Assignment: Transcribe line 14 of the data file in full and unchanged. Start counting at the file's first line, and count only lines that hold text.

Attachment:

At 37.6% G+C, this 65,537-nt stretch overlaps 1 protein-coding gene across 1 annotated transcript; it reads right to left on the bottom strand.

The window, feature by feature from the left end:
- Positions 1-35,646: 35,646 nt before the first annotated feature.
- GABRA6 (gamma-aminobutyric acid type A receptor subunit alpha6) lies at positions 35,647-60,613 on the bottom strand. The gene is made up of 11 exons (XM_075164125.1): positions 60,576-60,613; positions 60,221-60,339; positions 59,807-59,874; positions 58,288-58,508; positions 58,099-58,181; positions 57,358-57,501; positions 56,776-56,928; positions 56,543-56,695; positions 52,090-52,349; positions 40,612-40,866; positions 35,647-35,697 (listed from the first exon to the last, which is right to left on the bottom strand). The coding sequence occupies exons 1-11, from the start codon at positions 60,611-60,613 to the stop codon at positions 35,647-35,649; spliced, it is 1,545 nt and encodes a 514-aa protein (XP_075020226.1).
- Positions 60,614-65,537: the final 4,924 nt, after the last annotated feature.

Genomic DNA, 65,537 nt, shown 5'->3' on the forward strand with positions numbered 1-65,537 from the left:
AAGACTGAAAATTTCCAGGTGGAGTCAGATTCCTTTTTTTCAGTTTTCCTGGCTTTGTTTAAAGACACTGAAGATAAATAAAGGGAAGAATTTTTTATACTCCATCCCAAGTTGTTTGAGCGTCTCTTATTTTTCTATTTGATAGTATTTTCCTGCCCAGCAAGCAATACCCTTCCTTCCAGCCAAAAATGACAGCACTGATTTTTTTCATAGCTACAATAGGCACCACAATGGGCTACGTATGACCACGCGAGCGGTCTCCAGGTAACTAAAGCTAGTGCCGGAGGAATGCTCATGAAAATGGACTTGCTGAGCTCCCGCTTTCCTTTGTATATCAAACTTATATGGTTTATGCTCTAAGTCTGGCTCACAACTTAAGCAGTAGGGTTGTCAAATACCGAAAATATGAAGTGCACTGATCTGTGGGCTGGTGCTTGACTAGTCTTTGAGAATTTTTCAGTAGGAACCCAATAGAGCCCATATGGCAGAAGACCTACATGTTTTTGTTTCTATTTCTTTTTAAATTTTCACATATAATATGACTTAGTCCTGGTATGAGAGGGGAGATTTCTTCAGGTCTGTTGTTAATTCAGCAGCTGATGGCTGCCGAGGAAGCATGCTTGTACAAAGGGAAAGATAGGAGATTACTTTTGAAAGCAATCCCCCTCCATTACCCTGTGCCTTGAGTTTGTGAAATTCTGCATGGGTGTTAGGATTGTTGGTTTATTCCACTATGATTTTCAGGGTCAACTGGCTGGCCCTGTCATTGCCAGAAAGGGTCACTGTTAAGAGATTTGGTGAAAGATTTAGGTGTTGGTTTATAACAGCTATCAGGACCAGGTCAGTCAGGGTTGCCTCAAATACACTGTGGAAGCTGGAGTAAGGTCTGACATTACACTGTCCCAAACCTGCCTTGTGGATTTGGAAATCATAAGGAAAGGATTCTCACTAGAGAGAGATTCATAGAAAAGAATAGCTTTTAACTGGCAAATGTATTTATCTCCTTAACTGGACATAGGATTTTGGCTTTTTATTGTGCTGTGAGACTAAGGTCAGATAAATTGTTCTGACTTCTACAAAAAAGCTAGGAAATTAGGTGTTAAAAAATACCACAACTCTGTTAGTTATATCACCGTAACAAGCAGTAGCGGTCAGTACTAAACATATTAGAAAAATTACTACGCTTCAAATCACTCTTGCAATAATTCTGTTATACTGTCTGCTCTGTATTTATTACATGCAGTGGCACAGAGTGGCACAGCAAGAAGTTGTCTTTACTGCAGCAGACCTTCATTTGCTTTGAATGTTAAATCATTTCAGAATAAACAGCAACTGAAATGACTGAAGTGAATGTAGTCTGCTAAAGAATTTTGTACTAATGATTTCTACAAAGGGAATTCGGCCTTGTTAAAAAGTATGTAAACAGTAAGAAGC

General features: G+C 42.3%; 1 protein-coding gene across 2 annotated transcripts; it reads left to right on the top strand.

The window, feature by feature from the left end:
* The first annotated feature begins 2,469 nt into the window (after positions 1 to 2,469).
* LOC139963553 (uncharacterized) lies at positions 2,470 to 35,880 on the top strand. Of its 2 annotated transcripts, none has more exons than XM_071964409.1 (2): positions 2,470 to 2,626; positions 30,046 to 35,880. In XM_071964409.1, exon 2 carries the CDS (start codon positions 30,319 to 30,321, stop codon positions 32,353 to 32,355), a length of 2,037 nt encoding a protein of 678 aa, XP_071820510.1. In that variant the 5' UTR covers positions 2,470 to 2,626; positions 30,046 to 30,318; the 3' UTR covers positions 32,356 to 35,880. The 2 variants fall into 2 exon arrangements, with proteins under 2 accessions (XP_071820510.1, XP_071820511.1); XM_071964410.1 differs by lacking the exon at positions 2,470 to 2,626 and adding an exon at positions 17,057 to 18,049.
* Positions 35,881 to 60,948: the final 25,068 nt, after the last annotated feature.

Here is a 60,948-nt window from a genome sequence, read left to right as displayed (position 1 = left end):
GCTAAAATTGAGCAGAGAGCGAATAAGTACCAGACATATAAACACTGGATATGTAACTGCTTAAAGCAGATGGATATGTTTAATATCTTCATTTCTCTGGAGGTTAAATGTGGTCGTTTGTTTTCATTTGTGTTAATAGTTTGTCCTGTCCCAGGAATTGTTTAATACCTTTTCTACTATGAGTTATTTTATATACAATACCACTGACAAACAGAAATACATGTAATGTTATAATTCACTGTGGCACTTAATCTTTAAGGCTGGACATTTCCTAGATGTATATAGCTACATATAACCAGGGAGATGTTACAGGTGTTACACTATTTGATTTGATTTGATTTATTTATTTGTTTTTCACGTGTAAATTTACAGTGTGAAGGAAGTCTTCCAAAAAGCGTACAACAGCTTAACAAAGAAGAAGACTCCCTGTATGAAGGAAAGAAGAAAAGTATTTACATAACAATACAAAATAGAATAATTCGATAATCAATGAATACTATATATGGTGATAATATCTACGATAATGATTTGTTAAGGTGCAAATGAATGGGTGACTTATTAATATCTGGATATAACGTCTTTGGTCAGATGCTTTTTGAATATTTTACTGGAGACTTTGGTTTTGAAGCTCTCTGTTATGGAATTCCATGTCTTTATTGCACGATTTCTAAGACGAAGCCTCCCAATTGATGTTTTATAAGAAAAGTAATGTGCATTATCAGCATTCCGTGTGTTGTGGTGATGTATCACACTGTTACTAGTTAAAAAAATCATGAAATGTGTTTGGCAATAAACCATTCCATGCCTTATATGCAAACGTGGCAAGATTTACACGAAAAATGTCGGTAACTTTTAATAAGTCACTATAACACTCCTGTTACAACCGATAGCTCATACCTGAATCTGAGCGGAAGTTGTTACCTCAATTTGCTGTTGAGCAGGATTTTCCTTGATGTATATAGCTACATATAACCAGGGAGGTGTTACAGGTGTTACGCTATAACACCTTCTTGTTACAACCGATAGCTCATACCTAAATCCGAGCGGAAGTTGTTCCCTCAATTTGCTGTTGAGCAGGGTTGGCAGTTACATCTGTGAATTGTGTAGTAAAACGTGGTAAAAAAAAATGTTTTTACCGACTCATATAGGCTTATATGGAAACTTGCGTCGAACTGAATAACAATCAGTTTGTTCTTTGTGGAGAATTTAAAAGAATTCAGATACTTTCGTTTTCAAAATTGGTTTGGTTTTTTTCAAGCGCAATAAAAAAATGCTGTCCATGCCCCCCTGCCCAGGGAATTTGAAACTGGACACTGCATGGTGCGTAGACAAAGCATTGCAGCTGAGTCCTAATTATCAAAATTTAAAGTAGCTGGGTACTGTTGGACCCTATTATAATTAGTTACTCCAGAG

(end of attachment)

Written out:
GCTAAAATTGAGCAGAGAGCGAATAAGTACCAGACATATAAACACTGGATATGTAACTGCTTAAAGCAGATGGATATGTTTAATATCTTCATTTCTCTGGAGGTTAAATGTGGTCGTTTGTTTTCATTTGTGTTAATAGTTTGTCCTGTCCCAGGAATTGTTTAATACCTTTTCTACTATGAGTTATTTTATATACAATACCACTGACAAACAGAAATACATGTAATGTTATAATTCACTGTGGCACTTAATCTTTAAGGCTGGACATTTCCTAGATGTATATAGCTACATATAACCAGGGAGATGTTACAGGTGTTACACTATTTGATTTGATTTGATTTATTTATTTGTTTTTCACGTGTAAATTTACAGTGTGAAGGAAGTCTTCCAAAAAGCGTACAACAGCTTAACAAAGAAGAAGACTCCCTGTATGAAGGAAAGAAGAAAAGTATTTACATAACAATACAAAATAGAATAATTCGATAATCAATGAATACTATATATGGTGATAATATCTACGATAATGATTTGTTAAGGTGCAAATGAATGGGTGACTTATTAATATCTGGATATAACGTCTTTGGTCAGATGCTTTTTGAATATTTTACTGGAGACTTTGGTTTTGAAGCTCTCTGTTATGGAATTCCATGTCTTTATTGCACGATTTCTAAGACGAAGCCTCCCAATTGATGTTTTATAAGAAAAGTAATGTGCATTATCAGCATTCCGTGTGTTGTGGTGATGTATCACACTGTTACTAGTTAAAAAAATCATGAAATGTGTTTGGCAATAAACCATTCCATGCCTTATATGCAAACGTGGCAAGATTTACACGAAAAATGTCGGTAACTTTTAATAAGTCACTATAACACTCCTGTTACAACCGATAGCTCATACCTGAATCTGAGCGGAAGTTGTTACCTCAATTTGCTGTTGAGCAGGATTTTCCTTGATGTATATAGCTACATATAACCAGGGAGGTGTTACAGGTGTTACGCTATAACACCTTCTTGTTACAACCGATAGCTCATACCTAAATCCGAGCGGAAGTTGTTCCCTCAATTTGCTGTTGAGCAGGGTTGGCAGTTACATCTGTGAATTGTGTAGTAAAACGTGGTAAAAAAAAATGTTTTTACCGACTCATATAGGCTTATATGGAAACTTGCGTCGAACTGAATAACAATCAGTTTGTTCTTTGTGGAGAATTTAAAAGAATTCAGATACTTTCGTTTTCAAAATTGGTTTGGTTTTTTTCAAGCGCAATAAAAAAATGCTGTCCATGCCCCCCTGCCCAGGGAATTTGAAACTGGACACTGCATGGTGCGTAGACAAAGCATTGCAGCTGAGTCCTAATTATCAAAATTTAAAGTAGCTGGGTACTGTTGGACCCTATTATAATTAGTTACTCCAGAG